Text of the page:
On Instagram as well, accounts are closed and reopened very frequently, partly as a result of being reported. Ana-mias’ daily battle against EDs is flanked by a battle to defend themselves from haters that report their accounts. They react to these attacks by going private with their accounts or creating new ones, and also by re-posting content that had been removed. Phrases in blogs and Instagram bios speak of this battle:

If you hate ME, you’re not the only. But please ... stay off my blog!

Please don’t report, just block

Many profiles post the latter plea, as blocking [8] is preferable to reporting, which can cause the profile to be taken down and thus deny the right to exist online.

 

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6. Discussion: A typology of ana-mia identities on Instagram

The empirical study revealed a representation of ana-mias that is more diversified than that contemplated by the outgroups’ stereotype. For the outgroups, the word pro-ana is associated with groups that promote anorexia. But in the blogs, this keyword brings us to a network of ana-mias that reject the pro-ana label. On Instagram, the dynamics are more complex: as the hashtag #proana is banned, a direct representation of pro-ana cannot be accessed. The decision to analyze the cultures emerging around the hashtags #anoressia, #anoressiaitalia, #anoressica, #bulimiaitalia and #bulimica thus led me to explore a surface culture that expresses needs and fears that are typical of ED sufferers and of the bloggers of previous generations, who refer to themselves expressly as #anawarriors.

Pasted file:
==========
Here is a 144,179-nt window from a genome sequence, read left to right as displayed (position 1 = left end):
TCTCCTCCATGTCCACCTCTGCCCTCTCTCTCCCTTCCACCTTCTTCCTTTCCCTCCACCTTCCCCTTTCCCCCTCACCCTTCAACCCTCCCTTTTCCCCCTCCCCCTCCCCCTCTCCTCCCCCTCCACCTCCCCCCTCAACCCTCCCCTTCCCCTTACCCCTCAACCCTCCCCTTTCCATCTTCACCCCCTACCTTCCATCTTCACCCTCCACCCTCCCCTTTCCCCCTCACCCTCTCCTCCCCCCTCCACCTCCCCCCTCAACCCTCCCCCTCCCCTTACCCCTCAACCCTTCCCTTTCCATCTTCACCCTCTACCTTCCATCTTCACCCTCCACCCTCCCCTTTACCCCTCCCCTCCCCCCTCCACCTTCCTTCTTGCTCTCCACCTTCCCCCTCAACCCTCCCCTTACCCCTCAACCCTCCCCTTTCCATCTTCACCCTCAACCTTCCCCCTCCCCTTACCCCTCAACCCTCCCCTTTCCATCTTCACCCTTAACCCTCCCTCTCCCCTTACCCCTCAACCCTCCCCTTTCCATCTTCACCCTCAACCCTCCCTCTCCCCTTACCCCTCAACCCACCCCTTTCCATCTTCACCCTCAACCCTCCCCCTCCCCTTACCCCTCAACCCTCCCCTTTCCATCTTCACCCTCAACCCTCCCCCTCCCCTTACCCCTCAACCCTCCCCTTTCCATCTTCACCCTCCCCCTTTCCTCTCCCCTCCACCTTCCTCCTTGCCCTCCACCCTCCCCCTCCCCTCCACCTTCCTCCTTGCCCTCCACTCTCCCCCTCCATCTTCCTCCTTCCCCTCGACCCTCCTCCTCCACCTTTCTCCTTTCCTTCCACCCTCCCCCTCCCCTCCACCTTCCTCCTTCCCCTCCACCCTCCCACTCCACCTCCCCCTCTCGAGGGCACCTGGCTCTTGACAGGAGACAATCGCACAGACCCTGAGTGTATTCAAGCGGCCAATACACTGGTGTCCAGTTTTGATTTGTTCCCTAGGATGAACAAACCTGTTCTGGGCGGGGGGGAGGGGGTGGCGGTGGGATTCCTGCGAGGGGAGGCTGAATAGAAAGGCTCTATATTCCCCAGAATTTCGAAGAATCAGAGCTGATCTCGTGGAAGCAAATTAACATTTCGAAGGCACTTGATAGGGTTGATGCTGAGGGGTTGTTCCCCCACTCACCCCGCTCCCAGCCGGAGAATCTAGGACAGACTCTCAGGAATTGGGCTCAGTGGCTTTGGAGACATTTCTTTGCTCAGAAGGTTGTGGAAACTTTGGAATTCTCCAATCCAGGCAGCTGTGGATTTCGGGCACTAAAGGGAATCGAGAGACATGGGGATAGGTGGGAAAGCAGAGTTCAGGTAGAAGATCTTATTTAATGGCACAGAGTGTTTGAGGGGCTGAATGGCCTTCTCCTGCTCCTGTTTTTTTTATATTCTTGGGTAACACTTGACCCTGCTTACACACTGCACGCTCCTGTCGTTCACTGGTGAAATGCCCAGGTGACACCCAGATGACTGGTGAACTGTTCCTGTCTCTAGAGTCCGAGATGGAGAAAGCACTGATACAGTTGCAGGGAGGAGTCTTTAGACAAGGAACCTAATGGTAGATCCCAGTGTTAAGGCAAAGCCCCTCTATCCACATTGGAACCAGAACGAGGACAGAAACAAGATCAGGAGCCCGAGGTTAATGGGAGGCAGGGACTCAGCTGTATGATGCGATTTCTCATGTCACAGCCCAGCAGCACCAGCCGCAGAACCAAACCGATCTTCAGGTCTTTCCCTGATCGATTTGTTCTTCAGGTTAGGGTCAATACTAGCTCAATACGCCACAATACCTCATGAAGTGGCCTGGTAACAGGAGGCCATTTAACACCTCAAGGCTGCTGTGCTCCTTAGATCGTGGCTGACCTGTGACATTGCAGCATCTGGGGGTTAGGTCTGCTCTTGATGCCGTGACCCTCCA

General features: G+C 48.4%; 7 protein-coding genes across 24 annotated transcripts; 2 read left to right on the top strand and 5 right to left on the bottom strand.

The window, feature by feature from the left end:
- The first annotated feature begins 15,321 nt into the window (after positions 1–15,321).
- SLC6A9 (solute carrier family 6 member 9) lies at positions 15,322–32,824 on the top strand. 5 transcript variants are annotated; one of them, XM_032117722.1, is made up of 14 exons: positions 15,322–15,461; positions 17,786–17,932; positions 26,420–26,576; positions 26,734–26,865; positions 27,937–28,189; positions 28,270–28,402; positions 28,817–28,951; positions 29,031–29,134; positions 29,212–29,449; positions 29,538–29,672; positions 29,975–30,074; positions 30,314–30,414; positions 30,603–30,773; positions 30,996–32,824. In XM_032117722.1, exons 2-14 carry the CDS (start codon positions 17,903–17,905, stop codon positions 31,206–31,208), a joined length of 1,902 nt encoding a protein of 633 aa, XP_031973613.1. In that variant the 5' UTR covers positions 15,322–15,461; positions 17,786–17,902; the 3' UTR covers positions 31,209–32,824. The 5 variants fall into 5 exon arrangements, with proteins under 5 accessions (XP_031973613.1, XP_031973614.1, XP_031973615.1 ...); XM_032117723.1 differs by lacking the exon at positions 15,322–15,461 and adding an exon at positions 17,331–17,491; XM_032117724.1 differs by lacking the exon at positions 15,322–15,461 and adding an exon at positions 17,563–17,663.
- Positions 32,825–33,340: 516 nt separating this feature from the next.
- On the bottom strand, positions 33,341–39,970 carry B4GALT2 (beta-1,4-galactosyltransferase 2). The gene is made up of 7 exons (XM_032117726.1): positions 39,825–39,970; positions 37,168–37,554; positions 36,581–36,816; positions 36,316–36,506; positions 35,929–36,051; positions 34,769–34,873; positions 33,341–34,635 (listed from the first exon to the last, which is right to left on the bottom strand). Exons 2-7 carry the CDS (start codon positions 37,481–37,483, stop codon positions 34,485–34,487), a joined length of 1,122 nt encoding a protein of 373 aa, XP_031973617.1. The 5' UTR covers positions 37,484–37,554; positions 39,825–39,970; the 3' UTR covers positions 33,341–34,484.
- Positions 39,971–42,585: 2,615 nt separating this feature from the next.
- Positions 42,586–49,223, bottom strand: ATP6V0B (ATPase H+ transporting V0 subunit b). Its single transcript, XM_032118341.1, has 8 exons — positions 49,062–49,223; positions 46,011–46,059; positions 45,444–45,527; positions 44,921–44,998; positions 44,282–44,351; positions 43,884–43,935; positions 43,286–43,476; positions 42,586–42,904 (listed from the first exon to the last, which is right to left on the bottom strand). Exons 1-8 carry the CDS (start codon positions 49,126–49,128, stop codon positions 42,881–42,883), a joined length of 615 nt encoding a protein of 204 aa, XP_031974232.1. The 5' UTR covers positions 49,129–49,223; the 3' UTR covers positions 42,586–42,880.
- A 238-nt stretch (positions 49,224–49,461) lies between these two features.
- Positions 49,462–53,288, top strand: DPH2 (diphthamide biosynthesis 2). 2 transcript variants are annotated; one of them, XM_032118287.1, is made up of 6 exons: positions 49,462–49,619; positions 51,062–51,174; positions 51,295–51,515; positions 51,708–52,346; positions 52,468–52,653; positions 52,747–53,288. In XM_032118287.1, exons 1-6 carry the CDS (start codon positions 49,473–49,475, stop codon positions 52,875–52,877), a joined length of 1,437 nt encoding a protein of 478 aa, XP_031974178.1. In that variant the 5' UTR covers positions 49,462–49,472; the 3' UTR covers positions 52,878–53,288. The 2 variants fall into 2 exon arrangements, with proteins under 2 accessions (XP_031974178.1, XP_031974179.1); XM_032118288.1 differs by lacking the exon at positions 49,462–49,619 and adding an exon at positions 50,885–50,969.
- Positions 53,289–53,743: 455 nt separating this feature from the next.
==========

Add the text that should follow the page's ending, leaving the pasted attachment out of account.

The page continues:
On Instagram, the umbrella term #anawarrior covers many different profiles which vary in their relationship with the illness (proana/prorecovery) and the visibility accorded to the representation (public/private). In networked publics, the distinction between private and public is blurred (boyd, 2014) and gives rise to two behaviors (Lange, 2007):

  • Publicly private: Low-visibility content is posted in order to interact with a limited group of peers.

  • Privately public: Here, a character — often identified by a nickname — is created to gain visibility with a large audience.